Maxwell does not dispute the fact that the welding was defective or that the cost of correcting the defects was reasonable, but it nevertheless contends that it was not liable.


Maxwell points out that its construction was in accordance with the plans which showed the floor plates resting directly upon the concrete foundations and calls attention to the testimony of several witnesses to the effect that, under such conditions, a full penetration of a weld into the joints is not possible and only may be achieved if a metal strip known as a "back up" bar is interposed between the joint and the concrete. Maxwell also notes that the work was subject to continual inspection, and in fact the tanks were tested and certified watertight by the inspector upon completion of the welding. Maxwell then argues that the defects were inherent in the plans themselves and, in addition, that the government was at fault in not testing the welds and bringing the matter to Macri's attention while Maxwell was present and easily able to make any corrections.


There was considerable expert evidence that the design was not sound, but there was also similar evidence that a competent contractor could have met the requirement under the existing specifications. The issue was essentially factual and we cannot say that the trial court's resolution was clearly erroneous.


The trial court, although highly critical of the government for waiting so long to examine the welding, saw "no alternative but to allow the claim — (for work) for which the subcontractor is legally responsible." This conclusion was clearly correct. The main contract which was binding upon Maxwell expressly entitled the government "* * * at any time before final acceptance of the entire work to make an examination of work already completed by removing or tearing out same * * *" and further provided that if found defective the contractor was chargeable with expense of proper reconstruction. The government acted well within its rights and, so far as the evidence shows, without any ulterior motive. The trial court found that the earlier certification of water tightness was not a complete approval of the tanks and that they were not finally accepted until August 1, 1958, when the government made its final inspection.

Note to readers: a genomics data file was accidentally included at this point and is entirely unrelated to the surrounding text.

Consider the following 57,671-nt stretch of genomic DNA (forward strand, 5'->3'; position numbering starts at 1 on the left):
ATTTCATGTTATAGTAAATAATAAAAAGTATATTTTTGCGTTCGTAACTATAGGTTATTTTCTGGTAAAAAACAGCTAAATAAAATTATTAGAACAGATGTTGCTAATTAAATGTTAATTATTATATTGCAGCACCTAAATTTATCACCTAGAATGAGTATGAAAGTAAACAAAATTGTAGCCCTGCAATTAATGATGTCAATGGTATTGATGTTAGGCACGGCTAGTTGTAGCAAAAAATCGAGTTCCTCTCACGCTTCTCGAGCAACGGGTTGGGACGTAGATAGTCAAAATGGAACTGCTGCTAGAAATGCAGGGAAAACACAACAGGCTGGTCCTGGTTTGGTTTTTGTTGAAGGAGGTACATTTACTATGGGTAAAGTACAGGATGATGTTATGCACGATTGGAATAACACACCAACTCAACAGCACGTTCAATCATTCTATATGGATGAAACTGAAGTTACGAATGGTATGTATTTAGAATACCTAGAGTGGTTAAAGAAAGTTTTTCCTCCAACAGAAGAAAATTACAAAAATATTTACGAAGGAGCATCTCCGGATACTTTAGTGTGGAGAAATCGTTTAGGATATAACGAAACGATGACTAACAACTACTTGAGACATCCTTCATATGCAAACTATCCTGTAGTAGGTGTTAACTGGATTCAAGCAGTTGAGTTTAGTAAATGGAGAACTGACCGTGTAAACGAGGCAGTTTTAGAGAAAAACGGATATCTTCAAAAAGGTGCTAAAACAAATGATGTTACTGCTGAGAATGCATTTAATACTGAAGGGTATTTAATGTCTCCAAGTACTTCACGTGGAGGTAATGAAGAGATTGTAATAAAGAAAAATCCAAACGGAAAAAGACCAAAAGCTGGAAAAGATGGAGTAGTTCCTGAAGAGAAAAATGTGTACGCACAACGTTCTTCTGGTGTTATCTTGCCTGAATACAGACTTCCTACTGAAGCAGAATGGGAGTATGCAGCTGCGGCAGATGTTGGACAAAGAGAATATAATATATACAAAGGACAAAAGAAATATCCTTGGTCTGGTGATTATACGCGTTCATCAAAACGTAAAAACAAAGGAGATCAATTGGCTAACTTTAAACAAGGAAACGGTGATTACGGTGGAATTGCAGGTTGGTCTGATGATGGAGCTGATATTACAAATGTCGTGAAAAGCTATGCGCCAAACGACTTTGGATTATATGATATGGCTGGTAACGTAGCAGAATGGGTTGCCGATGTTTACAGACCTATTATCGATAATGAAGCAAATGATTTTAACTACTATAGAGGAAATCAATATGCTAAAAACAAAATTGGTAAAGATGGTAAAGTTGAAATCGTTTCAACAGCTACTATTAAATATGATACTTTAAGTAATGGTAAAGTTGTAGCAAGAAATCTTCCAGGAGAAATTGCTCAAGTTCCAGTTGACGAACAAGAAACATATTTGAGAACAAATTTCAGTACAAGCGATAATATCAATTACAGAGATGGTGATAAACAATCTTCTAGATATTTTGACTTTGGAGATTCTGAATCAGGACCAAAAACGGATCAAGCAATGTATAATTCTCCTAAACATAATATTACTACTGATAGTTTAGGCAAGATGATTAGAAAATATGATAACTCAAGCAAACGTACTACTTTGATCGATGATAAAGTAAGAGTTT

The cases of Johnson & Sons v. United States, to Use of Baltimore Brick Co., 153 F.2d 534 (4th Cir. 1946) and White Engineering Corporation v. United States, for Use of Pittsburg Plate Glass Co., 311 F.2d 410 (10th Cir. 1962) do not aid Maxwell. All Johnson holds is that an owner must select and test samples of materials that the subcontractor proposes to use in the manner and within the time specified by the contract and that a failure to do so constitutes a waiver of the right to hold the subcontractor liable if the work is faulty due to the quality of the materials. We read White as saying simply that the evidence sustained the finding that the subcontractor had properly cleaned the windows as required by the contract and as parenthetically noting that one of the government inspectors had so testified; there was no issue in that case regarding the effect of a failure by the owner or prime contractor to inspect the work.


Nor did the district court err in not excusing Maxwell from liability for the expense of correcting the defects because of Macri's refusal to accede to Maxwell's terms. As appears from the earlier quotation from the court's findings: